CASE 17335 Published on 30.06.2021

A child with cerebral hemiatrophy: a rare case report of Dyke-Davidoff-Masson syndrome

Section

Neuroradiology

Case Type

Clinical Cases

Authors

Dr Rumita Kayastha, Dr Riwaz Acharya

Department of Radiology, Nepal Medical College Teaching Hospital, Attarkhel, Jorpati

Patient

12 years, female

Categories
Area of Interest Neuroradiology brain, Paediatric ; Imaging Technique CT
Clinical History

A 12-year-old female child was brought to our Outpatient Department with history of epilepsy who was taking antiepileptic drugs. There was history of vacuum delivery at birth without significant family history. Vitals were normal. Examination of the central nervous system revealed hemiparesis on the right side.

Imaging Findings

Computed Tomography (CT) suggested unilateral hemiatrophy of left cerebral hemisphere with dilated left lateral ventricle and ipsilateral prominent sulci. There is atrophy of left side cerebral peduncle of midbrain, pons and medulla oblongata – Wallerian degeneration of brain stem. Subtle increased thickening of left hemicranium noted. The ipsilateral frontal sinus appears enlarged.

Magnetic resonance imaging (MRI) showed unilateral diffuse atrophy of the left cerebral hemisphere with dilatation of ipsilateral lateral ventricle and ipsilateral sulcul prominence. There was no midline shift. Thickening of the left hemicranium noted, measuring 3.5 mm on the right side and 7.5 mm on the left temporal lobes. Atrophied parts of left sided of midbrain, pons and medulla oblongata also noted clearly. There is T2 and FLAIR hyperintense signal in the visualized white matter of left hemisphere demonstrating gray- white matter loss with aymmetry of left sided basal ganglia. Cerebellar vermis and hemispheres appear normal.

Discussion

Dyke-Davidoff-Masson syndrome (DDMS) is a rare disease first described in 1933 by Dyke et al who reported skull radiographic findings and pneumatoencephalographic changes in 9 patients [1]. DDMS is classified as congenital and acquired form which is usually associated with brain damage and is diagnosed during early childhood and postnatal life [2]. Only few adult case reports have been published [3]. Congenital abnormalities, infarctions, vascular malformations, infections and vascular occlusion are prenatal causes whereas traumatic birth history, hypoxia, intracranial haemorrhage, tumours, infections are causes of peri and postnatal causes [4]. Our patient is a young adult and the reason of the disease is thought to be traumatic birth history via vacuum.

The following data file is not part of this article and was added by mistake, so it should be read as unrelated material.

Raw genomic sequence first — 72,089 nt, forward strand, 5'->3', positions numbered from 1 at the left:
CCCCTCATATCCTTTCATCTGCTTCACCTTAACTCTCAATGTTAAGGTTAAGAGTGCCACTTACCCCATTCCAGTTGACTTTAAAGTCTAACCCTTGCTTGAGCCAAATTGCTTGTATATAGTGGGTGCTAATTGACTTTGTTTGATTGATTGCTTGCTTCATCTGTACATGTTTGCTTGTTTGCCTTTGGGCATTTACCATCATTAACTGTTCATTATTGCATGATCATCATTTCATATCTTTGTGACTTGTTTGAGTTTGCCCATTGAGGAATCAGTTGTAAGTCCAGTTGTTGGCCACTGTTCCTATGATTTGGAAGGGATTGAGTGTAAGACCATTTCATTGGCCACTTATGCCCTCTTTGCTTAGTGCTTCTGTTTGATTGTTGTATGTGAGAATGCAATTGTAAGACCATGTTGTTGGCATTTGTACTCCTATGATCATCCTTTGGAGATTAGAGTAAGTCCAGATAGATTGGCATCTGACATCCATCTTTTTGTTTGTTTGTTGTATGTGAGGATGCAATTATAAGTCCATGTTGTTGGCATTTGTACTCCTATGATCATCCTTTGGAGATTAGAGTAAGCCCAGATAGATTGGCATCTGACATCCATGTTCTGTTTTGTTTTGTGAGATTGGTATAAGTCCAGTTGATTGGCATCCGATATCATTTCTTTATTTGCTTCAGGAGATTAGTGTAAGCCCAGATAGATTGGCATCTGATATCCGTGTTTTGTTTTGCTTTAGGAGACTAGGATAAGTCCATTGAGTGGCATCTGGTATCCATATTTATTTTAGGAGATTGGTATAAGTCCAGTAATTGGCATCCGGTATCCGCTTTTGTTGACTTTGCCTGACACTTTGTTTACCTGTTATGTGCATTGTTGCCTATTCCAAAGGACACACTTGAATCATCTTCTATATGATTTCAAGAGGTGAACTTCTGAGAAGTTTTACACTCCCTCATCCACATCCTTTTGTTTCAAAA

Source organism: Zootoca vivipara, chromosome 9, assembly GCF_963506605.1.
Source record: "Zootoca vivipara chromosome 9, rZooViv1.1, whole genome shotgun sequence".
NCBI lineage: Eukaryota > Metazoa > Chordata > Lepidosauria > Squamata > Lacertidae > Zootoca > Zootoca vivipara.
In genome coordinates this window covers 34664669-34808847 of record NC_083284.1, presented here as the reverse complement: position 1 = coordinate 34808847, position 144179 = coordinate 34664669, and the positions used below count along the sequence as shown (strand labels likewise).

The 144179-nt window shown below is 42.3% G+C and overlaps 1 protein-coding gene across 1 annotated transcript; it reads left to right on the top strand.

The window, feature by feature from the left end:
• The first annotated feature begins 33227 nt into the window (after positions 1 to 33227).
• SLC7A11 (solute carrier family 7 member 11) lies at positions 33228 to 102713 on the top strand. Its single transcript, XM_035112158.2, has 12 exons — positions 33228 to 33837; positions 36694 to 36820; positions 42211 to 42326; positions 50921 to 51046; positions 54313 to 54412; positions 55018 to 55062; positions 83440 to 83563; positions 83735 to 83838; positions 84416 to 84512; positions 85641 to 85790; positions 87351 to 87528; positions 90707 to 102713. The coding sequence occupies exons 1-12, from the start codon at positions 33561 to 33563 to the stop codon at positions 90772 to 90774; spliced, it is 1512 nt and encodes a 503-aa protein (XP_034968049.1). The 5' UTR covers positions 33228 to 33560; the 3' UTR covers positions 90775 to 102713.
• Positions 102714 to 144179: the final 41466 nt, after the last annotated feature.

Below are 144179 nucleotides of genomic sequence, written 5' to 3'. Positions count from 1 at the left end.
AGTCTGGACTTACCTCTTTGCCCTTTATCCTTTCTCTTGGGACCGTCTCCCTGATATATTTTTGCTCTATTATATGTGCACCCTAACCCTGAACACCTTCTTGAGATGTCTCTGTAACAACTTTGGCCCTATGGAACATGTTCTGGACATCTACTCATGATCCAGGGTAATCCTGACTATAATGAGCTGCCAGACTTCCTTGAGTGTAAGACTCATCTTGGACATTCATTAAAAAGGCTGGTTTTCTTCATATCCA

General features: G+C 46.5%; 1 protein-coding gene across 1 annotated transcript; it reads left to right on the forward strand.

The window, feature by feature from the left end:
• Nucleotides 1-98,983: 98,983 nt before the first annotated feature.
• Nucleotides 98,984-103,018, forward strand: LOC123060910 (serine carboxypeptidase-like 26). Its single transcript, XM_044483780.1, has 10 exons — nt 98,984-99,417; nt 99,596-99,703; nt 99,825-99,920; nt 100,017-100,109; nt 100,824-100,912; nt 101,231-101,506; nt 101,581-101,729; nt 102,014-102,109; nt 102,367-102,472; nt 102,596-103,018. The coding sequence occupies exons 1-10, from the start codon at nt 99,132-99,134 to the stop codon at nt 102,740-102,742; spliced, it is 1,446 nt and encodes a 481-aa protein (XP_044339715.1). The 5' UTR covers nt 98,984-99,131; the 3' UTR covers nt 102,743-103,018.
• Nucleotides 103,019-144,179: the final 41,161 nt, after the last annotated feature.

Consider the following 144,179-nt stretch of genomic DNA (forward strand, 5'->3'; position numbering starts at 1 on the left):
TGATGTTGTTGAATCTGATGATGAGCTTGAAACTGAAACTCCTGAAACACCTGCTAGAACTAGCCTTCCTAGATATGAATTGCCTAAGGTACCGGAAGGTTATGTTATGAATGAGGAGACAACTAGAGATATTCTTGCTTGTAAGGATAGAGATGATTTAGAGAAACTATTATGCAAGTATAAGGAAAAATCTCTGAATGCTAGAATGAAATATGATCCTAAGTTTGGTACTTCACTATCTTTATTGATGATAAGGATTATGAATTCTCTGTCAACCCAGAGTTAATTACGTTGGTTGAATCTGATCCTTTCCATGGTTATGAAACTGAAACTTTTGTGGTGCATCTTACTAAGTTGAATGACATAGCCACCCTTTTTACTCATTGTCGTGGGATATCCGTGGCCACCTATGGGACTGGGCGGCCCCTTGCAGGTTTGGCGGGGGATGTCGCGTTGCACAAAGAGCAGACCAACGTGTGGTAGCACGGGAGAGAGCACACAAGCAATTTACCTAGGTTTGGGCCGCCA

Contralateral hemiparesis, hemiplegia, mental retardation, facial asymmetry, epilepsy, language disorders, facial asymmetry are the clinical presentations of DDMS [5]. Computed tomography (CT) and magnetic resonance imaging (MRI) findings are the imaging modalities for its diagnosis [6, 7].

Unilateral cerebral hemiatrophy with ipsilateral compensatory thickening of adjacent bone and hyperpneumatization of sinuses are seen on CT [6]. MRI also shows similar changes along with parenchymal signal changes due to gliosis and porencephalic cysts [7]. MRI also demonstrates the gray-white matter loss with hyperintensities on T2-weighted images (diffuse cortical and subcortical atrophy) and asymmetry of the basal ganglia [8]. MRI can clearlydifferentiate between congenital and acquired types of DDMS.

Midline shift of the structures towards the side of the disease is typically seen in congenital form. This helps to differentiate the cerebral atrophy occurring in early life. The atrophied hemisphere will show prominent sulcal spaces in acquired form which occurs after the end of sulcation, as in our case [8].

Ipsilateral hypertrophy of calvaria, sinus enlargement, elevations of greater wing of sphenoid, petrous ridge, ipsilateral falcine displacement are common findings in those cases which develops early in life (first 2 years of life) which are the compensatory mechanisms for the hypoplastic cerebral hemisphere [9].

Hemimegalencephaly, Sturge-Weber syndrome and Rasmussen encephalitis are the common differential diagnoses [2].  Rasmussen encephalitis doesn’t show any calvarial changes whereas Sturge Weber syndrome is characterized by typical pattern of cortical calcifications and enhancing pial angiomas [10].

There is only symptomatic treatment for epilepsy, hemiplegia, paresis and language disorder. Better prognosis is seen in those cases where hemiparesis had occurred after the age of 2 years and without repetitive seizures. Hemispherectomy is advised for children with intractable disabling and hemiplegia with a success rate of 85% [10, 11].

 

 

Statement of obtained patient consent

Written informed patient consent for publication from the guardian was taken.

Differential Diagnosis List
Dyke-Davidoff-Masson syndrome
Rasmussen encephalitis
Sturge Weber syndrome
Hemimegalencephaly
Fishman syndrome
Final Diagnosis
Dyke-Davidoff-Masson syndrome
Case information
URL: https://www.eurorad.org/case/17335
DOI: 10.35100/eurorad/case.17335
ISSN: 1563-4086
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